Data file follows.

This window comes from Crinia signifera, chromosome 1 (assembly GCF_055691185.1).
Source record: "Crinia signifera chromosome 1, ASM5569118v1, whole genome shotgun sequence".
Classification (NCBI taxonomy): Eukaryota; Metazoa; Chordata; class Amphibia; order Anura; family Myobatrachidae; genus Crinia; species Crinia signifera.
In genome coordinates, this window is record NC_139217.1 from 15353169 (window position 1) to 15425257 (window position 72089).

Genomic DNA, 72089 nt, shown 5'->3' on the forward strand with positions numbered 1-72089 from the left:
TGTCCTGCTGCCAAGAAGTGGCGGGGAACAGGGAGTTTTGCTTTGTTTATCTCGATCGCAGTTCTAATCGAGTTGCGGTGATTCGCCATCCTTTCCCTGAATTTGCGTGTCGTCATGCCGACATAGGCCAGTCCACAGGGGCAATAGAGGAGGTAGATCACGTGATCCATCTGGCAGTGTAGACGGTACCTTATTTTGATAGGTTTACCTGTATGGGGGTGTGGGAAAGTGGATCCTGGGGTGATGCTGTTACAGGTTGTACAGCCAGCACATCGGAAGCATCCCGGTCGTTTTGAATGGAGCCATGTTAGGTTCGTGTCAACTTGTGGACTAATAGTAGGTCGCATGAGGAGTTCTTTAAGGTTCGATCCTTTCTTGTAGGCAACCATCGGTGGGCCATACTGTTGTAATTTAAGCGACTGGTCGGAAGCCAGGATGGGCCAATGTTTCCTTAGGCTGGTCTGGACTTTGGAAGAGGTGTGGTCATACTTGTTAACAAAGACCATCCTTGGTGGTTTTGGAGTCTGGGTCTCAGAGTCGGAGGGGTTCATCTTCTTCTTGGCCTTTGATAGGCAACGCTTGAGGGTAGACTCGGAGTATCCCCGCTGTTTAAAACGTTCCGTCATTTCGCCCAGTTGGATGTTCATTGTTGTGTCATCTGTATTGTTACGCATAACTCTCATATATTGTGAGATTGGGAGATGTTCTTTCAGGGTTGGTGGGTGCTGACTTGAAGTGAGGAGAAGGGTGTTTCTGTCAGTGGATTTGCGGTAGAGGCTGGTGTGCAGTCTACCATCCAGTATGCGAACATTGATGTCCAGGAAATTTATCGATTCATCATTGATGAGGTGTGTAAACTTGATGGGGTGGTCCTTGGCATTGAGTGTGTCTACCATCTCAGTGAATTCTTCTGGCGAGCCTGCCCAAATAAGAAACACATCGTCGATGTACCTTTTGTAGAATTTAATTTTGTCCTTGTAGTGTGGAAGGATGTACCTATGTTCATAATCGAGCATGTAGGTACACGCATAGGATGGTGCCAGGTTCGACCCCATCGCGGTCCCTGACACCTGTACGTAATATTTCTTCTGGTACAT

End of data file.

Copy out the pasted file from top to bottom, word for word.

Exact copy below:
This window comes from Crinia signifera, chromosome 1 (assembly GCF_055691185.1).
Source record: "Crinia signifera chromosome 1, ASM5569118v1, whole genome shotgun sequence".
Classification (NCBI taxonomy): Eukaryota; Metazoa; Chordata; class Amphibia; order Anura; family Myobatrachidae; genus Crinia; species Crinia signifera.
In genome coordinates, this window is record NC_139217.1 from 15353169 (window position 1) to 15425257 (window position 72089).

Genomic DNA, 72089 nt, shown 5'->3' on the forward strand with positions numbered 1-72089 from the left:
TGTCCTGCTGCCAAGAAGTGGCGGGGAACAGGGAGTTTTGCTTTGTTTATCTCGATCGCAGTTCTAATCGAGTTGCGGTGATTCGCCATCCTTTCCCTGAATTTGCGTGTCGTCATGCCGACATAGGCCAGTCCACAGGGGCAATAGAGGAGGTAGATCACGTGATCCATCTGGCAGTGTAGACGGTACCTTATTTTGATAGGTTTACCTGTATGGGGGTGTGGGAAAGTGGATCCTGGGGTGATGCTGTTACAGGTTGTACAGCCAGCACATCGGAAGCATCCCGGTCGTTTTGAATGGAGCCATGTTAGGTTCGTGTCAACTTGTGGACTAATAGTAGGTCGCATGAGGAGTTCTTTAAGGTTCGATCCTTTCTTGTAGGCAACCATCGGTGGGCCATACTGTTGTAATTTAAGCGACTGGTCGGAAGCCAGGATGGGCCAATGTTTCCTTAGGCTGGTCTGGACTTTGGAAGAGGTGTGGTCATACTTGTTAACAAAGACCATCCTTGGTGGTTTTGGAGTCTGGGTCTCAGAGTCGGAGGGGTTCATCTTCTTCTTGGCCTTTGATAGGCAACGCTTGAGGGTAGACTCGGAGTATCCCCGCTGTTTAAAACGTTCCGTCATTTCGCCCAGTTGGATGTTCATTGTTGTGTCATCTGTATTGTTACGCATAACTCTCATATATTGTGAGATTGGGAGATGTTCTTTCAGGGTTGGTGGGTGCTGACTTGAAGTGAGGAGAAGGGTGTTTCTGTCAGTGGATTTGCGGTAGAGGCTGGTGTGCAGTCTACCATCCAGTATGCGAACATTGATGTCCAGGAAATTTATCGATTCATCATTGATGAGGTGTGTAAACTTGATGGGGTGGTCCTTGGCATTGAGTGTGTCTACCATCTCAGTGAATTCTTCTGGCGAGCCTGCCCAAATAAGAAACACATCGTCGATGTACCTTTTGTAGAATTTAATTTTGTCCTTGTAGTGTGGAAGGATGTACCTATGTTCATAATCGAGCATGTAGGTACACGCATAGGATGGTGCCAGGTTCGACCCCATCGCGGTCCCTGACACCTGTACGTAATATTTCTTCTGGTACAT